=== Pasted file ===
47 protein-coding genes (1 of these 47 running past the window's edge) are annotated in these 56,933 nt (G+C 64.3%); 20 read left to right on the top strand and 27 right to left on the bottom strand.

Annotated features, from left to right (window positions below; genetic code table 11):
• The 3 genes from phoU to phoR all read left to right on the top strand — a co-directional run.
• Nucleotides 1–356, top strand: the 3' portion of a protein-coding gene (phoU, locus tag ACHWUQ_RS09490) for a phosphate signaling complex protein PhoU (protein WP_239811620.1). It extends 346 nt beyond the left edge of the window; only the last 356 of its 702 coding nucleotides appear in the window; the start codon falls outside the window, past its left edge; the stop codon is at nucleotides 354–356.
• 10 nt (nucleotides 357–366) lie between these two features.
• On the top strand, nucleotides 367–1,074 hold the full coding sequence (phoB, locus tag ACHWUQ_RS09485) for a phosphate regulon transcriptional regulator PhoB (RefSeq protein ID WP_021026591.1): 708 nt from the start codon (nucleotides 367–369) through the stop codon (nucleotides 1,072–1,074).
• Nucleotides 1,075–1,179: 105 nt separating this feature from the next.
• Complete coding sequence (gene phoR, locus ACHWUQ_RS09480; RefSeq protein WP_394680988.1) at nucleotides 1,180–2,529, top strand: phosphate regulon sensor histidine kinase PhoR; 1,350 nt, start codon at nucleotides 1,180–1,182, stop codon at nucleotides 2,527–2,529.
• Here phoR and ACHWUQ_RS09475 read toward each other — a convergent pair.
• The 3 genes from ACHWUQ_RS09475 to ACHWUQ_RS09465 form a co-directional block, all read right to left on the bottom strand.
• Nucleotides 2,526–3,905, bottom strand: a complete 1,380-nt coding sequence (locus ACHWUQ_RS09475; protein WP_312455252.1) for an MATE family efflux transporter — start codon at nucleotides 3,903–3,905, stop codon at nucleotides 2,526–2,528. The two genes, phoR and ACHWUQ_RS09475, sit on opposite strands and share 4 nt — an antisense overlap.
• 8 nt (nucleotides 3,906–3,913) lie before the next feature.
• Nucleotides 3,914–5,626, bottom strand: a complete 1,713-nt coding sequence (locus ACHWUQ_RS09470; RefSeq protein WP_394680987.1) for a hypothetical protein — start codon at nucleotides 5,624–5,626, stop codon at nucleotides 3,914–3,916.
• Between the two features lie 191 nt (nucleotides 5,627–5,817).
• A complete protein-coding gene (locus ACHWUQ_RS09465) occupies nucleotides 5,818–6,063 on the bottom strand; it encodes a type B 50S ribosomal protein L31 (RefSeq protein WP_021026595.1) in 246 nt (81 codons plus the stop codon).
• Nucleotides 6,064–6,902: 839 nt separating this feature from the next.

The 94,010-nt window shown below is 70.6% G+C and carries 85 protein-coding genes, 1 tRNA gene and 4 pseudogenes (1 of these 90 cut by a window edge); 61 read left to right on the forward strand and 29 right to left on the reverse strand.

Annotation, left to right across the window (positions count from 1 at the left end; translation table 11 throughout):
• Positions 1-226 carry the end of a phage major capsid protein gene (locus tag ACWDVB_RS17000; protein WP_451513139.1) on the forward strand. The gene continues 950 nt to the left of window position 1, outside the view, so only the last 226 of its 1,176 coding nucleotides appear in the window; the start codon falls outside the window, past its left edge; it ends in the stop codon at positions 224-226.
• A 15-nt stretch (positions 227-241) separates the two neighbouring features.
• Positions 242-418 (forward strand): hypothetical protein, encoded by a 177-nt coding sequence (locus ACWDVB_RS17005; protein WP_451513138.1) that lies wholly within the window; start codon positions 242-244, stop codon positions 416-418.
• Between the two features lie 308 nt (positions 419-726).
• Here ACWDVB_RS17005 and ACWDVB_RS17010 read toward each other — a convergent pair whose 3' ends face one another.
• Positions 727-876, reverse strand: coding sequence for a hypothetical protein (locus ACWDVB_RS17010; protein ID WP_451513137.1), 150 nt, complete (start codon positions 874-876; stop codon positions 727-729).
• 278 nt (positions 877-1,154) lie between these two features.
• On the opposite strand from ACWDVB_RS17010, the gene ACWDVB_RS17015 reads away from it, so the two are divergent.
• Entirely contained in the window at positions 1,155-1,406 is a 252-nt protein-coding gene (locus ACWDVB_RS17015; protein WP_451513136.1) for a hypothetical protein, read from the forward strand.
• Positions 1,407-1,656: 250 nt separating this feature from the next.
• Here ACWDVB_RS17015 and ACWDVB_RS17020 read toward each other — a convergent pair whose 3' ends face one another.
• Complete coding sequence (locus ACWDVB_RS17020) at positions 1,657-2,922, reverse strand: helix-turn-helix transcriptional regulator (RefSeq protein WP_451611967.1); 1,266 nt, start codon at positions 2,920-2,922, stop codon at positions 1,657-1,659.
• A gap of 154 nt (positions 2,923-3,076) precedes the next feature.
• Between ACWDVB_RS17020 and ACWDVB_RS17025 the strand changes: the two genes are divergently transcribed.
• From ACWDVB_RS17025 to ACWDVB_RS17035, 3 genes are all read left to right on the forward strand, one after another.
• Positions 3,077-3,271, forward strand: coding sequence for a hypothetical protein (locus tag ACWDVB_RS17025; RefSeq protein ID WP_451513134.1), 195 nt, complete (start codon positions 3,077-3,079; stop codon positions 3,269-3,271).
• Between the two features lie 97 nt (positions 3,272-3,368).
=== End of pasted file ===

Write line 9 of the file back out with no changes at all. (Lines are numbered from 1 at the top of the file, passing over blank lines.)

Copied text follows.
• Here phoR and ACHWUQ_RS09475 read toward each other — a convergent pair.